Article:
Mr. Speaker, it is my pleasure today to speak to Motion No. 195 put forward by the member for Brampton—Springdale. The motion is with regard to the recognition of foreign credentials. I want the House and the Speaker to know that the opposition party has been holding round tables on immigration matters.
As we all know, the immigration system in Canada requires a great deal of help and renewal. We have many challenges and many problems. It seems that we laud ourselves as a country that welcomes immigrants and yet we have so many hurdles for them to overcome once they come to this country and even to get into Canada.
However regarding the recognition of foreign credentials I would like to say that during these round tables, and as the chair for the Ontario group, we heard many stories of those who have come to this country expecting to be fully welcomed, to contribute to Canada, to ensure that Canada continues to be the country to which they choose to come, to contribute to its welfare and its well-being and add to the quality of life that they so much want for their families and for the next generation.
As far as the credentialling challenges are concerned, the first challenge is to have a program that welcomes immigrants to the country because of their professional background, their credentials and their experience. They are encouraged and worked with in their own countries to come to Canada. However once they come here, even with all these expectations, all the difficulties and the hard decisions they have had to make to leave their home countries, they find that those very criteria, the experience, their background and their credentials, are not in any way a stepping stone to being a full and contributing member to Canadian society.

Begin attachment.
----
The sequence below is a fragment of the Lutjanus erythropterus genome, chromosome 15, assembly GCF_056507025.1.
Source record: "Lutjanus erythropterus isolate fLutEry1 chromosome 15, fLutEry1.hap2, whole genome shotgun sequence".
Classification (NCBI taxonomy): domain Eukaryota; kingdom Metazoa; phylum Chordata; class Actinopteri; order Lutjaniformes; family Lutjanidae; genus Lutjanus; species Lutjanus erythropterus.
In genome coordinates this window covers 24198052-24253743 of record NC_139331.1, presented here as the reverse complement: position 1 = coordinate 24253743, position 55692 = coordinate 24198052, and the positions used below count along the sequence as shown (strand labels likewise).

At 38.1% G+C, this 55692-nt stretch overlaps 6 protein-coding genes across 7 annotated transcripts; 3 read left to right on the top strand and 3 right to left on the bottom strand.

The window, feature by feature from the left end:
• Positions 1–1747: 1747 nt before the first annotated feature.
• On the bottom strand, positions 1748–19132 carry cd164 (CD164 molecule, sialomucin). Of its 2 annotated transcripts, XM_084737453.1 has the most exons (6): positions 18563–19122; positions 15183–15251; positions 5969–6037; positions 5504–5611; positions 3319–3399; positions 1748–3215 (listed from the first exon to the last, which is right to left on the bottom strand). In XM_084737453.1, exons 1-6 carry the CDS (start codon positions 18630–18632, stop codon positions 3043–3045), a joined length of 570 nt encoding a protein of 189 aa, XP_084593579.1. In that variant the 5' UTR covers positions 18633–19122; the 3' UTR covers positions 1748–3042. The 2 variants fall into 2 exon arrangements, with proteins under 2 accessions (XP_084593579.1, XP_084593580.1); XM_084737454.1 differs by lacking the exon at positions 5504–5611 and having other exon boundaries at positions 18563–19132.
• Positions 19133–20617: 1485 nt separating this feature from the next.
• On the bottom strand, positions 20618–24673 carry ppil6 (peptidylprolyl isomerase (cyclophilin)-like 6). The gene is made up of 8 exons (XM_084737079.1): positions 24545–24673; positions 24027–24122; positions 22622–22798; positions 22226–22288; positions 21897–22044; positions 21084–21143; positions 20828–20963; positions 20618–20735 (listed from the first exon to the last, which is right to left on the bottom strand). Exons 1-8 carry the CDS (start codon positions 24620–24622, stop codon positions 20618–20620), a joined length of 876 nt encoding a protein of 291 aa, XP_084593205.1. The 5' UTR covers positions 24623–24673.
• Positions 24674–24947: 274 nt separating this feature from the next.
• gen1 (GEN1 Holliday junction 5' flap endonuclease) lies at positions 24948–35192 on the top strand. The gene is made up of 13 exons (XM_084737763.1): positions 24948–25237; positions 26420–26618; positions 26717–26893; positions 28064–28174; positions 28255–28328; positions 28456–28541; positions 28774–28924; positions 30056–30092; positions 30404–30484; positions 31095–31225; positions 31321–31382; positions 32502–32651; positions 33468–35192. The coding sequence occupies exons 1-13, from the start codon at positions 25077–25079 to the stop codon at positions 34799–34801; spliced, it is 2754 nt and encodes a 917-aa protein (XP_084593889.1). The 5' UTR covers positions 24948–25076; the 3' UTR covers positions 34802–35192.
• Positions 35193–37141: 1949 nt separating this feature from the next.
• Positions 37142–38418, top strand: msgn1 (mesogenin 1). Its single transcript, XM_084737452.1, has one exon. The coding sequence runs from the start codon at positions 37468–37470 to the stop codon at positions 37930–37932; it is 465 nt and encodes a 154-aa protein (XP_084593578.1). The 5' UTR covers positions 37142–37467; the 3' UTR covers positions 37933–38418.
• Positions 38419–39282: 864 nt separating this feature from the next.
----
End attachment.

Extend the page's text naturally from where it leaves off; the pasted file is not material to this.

Every member in the House can tell us about people in their home riding who have to come to Canada to be part of this country, who have full credentials, who have education levels to be lauded, who have years of experience and who were leaders in their homelands, and yet they come to Canada and find that they are not able to contribute in the same professions and nowhere close to the same levels as they were participating in their homelands.